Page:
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May 1, 2016 09:50:42   #
avery48
 
I could use some assistance from more veteran photographers. I shoot with a Canon 5D Mark 3 and am trying to improve on sports photography (grandsons in sports). When I want to shoot continuous frames in an event, I can only muster up a two or three fps. I know that camera can do better. What do I need to set to get maximum fps? Any help would be greatly appreciated. I use Lexar 800x 16 gig CF and Transcend 32 gig 90mb/s 600x SD cards typically, if that makes any difference.

d.

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May 1, 2016 10:15:18   #
Nalu
 
I am no expert, but are you shooting raw files. Bigger files take longer to write. Faster cards help. Are you writing to both cards? I will be curious what others have to say.

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May 1, 2016 10:33:19   #
avery48
 
Nalu wrote:
I am no expert, but are you shooting raw files. Bigger files take longer to write. Faster cards help. Are you writing to both cards? I will be curious what others have to say.


Nalu, good point. I'm writing one card (SD) to raw and the other to jpeg, simultaneously. So how would I change the settings to get a faster fps count and still shoot raw? I know professionals shoot raw and still get quick captures.

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May 1, 2016 10:51:41   #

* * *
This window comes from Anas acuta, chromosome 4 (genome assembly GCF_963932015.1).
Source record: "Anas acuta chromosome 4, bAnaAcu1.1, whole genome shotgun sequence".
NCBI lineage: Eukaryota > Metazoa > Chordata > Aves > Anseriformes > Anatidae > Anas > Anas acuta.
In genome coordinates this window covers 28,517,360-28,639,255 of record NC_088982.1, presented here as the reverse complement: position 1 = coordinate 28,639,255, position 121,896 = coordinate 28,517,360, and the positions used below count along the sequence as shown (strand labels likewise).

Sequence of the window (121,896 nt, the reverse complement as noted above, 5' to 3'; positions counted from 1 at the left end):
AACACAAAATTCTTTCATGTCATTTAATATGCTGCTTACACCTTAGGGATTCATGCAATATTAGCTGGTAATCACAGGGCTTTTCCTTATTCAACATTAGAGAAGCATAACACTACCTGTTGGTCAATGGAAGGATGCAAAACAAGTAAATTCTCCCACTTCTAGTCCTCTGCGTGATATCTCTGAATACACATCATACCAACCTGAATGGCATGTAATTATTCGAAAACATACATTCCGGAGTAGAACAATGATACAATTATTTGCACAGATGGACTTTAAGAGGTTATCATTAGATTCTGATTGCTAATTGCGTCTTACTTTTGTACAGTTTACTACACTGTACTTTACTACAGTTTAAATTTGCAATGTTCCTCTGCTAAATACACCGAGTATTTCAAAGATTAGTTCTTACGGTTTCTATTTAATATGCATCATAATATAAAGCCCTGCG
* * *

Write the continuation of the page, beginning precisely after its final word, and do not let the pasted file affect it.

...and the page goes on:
SharpShooter
 
Nalu wrote:
I am no expert, but are you shooting raw files. Bigger files take longer to write. Faster cards help. Are you writing to both cards? I will be curious what others have to say.


Your cards are more than fast enough. On the LCD make sure you are set to " "fast continuous". It may be set to "low continuous" or one shot. ;-)
SS

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May 1, 2016 10:52:00   #
Nalu
 
avery48 wrote:
Nalu, good point. I'm writing one card (SD) to raw and the other to jpeg, simultaneously. So how would I change the settings to get a faster fps count and still shoot raw? I know professionals shoot raw and still get quick captures.


Well, there are faster cards and do you need to use both cards? Also, just curious, what lens are you using? When I use the older version of the canon 100/400 L series, both my 7dii and 1dx slow down. Don't know why, but it may have something to do with the older AF system. Other lenses have work fine.

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May 1, 2016 10:52:47   #
wilsondl2
 
avery48 wrote:
Nalu, good point. I'm writing one card (SD) to raw and the other to jpeg, simultaneously. So how would I change the settings to get a faster fps count and still shoot raw? I know professionals shoot raw and still get quick captures.


Many pros shoot JEPG to get more fps. If you think you must shoot RAW drop the JPEG. - Dave

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May 1, 2016 10:54:29   #
Nalu
 
SharpShooter wrote:
Your cards are more than fast enough. On the LCD make sure you are set to " "fast continuous". It may be set to "low continuous" or one shot. ;-)
SS


SS know way more about this than I do.

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May 1, 2016 11:18:09   #
Armadillo
 
avery48 wrote:
I could use some assistance from more veteran photographers. I shoot with a Canon 5D Mark 3 and am trying to improve on sports photography (grandsons in sports). When I want to shoot continuous frames in an event, I can only muster up a two or three fps. I know that camera can do better. What do I need to set to get maximum fps? Any help would be greatly appreciated. I use Lexar 800x 16 gig CF and Transcend 32 gig 90mb/s 600x SD cards typically, if that makes any difference.